The question presented by this case, left open in Town & Country, is whether a salt may lie to get a job. (The salt in Beverly California Corp. v. NLRB, 227 F.3d 817, 833-34 (7th Cir. 2000), had lied, but we made nothing of this fact.) We think that he may, at least if the lie concerns merely his status as a salt, union organizer, or union supporter and not his qualifications for the job. Cf. Frazier Industrial Co. v. NLRB, 213 F.3d 750, 760 (D.C. Cir. 2000). A lie about his union status or unionizing objective is not material, because, as Town & Country held, an employer cannot turn down a job applicant just because he's a salt or other type of union organizer or supporter. In other words, the fact that the applicant is a salt does not entitle the employer to infer that he won't be a bona fide employee. An employer still may insist that every employee do eight hours' work for eight hours' pay; and if a particular employee diverts time to other activities (rather than promoting the union on his own time), the employer is not required to keep him on the payroll. Disclosure of one's status as a salt thus may be important information that an employer is entitled to so that it can keep an eye on a worker whose allegiance implies that he will not do full-time work. But this argument against allowing a salt to lie his way into a job is not made in this case, so we shall not try to decide its merit, which may moreover depend on the precise type of job--the less a worker is supervised, the more important his undivided loyalty to the firm is.
Hartman points to an Indiana statute that makes it a crime for a person to "knowingly or intentionally make[ ] a false or misleading written statement with intent to obtain . . . employment," Ind. Code sec. 35-43-5-3(a)(2), an apt description of Starnes's job application. But if interpreted to entitle an employer to turn down a job application on the basis of a lie about salt status, the statute would be preempted by the National Labor Relations Act because it would interfere with union organizing activity without any justification consistent with the Act. As we have said, a lie related solely to one's union affiliation or unionizing intentions rather than to one's fitness for the job cannot, consistent with the Act as it was interpreted in Town & Country, be material to the hiring decision. (The Indiana statute contains no requirement of proving materiality.) The only purpose of criminalizing such a lie could be to discourage salting, an activity protected by the Act.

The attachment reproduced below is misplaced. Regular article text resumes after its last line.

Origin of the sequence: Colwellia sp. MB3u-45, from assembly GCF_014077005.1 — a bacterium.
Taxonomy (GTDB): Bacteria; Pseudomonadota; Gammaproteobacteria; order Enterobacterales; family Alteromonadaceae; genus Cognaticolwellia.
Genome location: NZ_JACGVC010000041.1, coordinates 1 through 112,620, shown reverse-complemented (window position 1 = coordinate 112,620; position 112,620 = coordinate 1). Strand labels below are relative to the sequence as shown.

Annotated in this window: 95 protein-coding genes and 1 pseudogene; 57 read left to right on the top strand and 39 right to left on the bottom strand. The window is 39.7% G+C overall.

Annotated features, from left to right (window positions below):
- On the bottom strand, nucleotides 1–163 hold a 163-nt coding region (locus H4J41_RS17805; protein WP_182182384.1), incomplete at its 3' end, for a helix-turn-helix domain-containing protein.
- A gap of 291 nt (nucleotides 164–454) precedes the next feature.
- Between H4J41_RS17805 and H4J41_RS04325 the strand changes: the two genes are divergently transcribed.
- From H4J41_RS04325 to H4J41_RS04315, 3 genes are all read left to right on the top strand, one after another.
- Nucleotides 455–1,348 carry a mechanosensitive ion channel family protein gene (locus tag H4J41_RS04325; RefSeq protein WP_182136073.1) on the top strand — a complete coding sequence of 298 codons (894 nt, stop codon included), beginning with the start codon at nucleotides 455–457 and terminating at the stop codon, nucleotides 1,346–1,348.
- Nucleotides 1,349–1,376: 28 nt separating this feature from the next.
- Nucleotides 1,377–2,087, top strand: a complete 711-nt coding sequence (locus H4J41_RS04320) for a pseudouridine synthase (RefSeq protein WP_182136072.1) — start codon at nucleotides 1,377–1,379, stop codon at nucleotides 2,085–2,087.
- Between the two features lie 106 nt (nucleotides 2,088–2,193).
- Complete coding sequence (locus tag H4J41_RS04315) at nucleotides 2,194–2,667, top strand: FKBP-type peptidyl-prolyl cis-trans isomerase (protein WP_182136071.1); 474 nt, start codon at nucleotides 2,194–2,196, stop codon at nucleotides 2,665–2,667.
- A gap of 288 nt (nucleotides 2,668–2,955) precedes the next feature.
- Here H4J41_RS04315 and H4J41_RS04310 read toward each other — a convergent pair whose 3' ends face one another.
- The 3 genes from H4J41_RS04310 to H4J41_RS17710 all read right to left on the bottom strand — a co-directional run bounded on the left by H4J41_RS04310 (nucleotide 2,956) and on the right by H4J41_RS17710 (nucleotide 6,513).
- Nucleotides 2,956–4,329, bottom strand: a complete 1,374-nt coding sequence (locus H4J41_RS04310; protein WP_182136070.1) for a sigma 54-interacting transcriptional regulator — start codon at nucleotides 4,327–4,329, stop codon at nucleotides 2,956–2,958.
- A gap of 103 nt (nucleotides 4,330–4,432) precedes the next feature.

What we have said so far shows that the Board was entitled to find that the company had committed an unfair labor practice and to order the company to offer Till reinstatement (actually "instatement," since Till had not been hired) and give him backpay. Starnes's situation is more complicated. The job for which the company hired him required driving and so the company had told him that its liability insurer would be checking his driving record and if upon checking the insurance company refused to provide insurance coverage for his driving, he would be discharged. A few hours after Starnes had been ordered off the premises, the insurance company report came through; it was negative; and Starnes--who had misrepresented his driving record, stating that he had only one speeding ticket (he had two)--was immediately discharged. The Board ruled that the discharge was proper because it was done pursuant to a company policy that was applied across the board and thus without regard to an employee's attitude toward unions. That is why the Board didn't order Hartman to offer reinstatement to Starnes, as opposed to Till.
But the Board did order the company to pay Starnes backpay, albeit limited to the few hours between his hiring and his termination, the hours after he was ordered off the premises and before he was formally terminated upon Hartman's receipt of the report from the insurance company. Hartman challenges this award, and as the issue is not one of computation of backpay, which has beenreserved to compliance proceedings pursuant to Sure-Tan, Inc. v. NLRB, 467 U.S. 883, 902 (1984), it is properly raised by the company's petition to review the Board's order.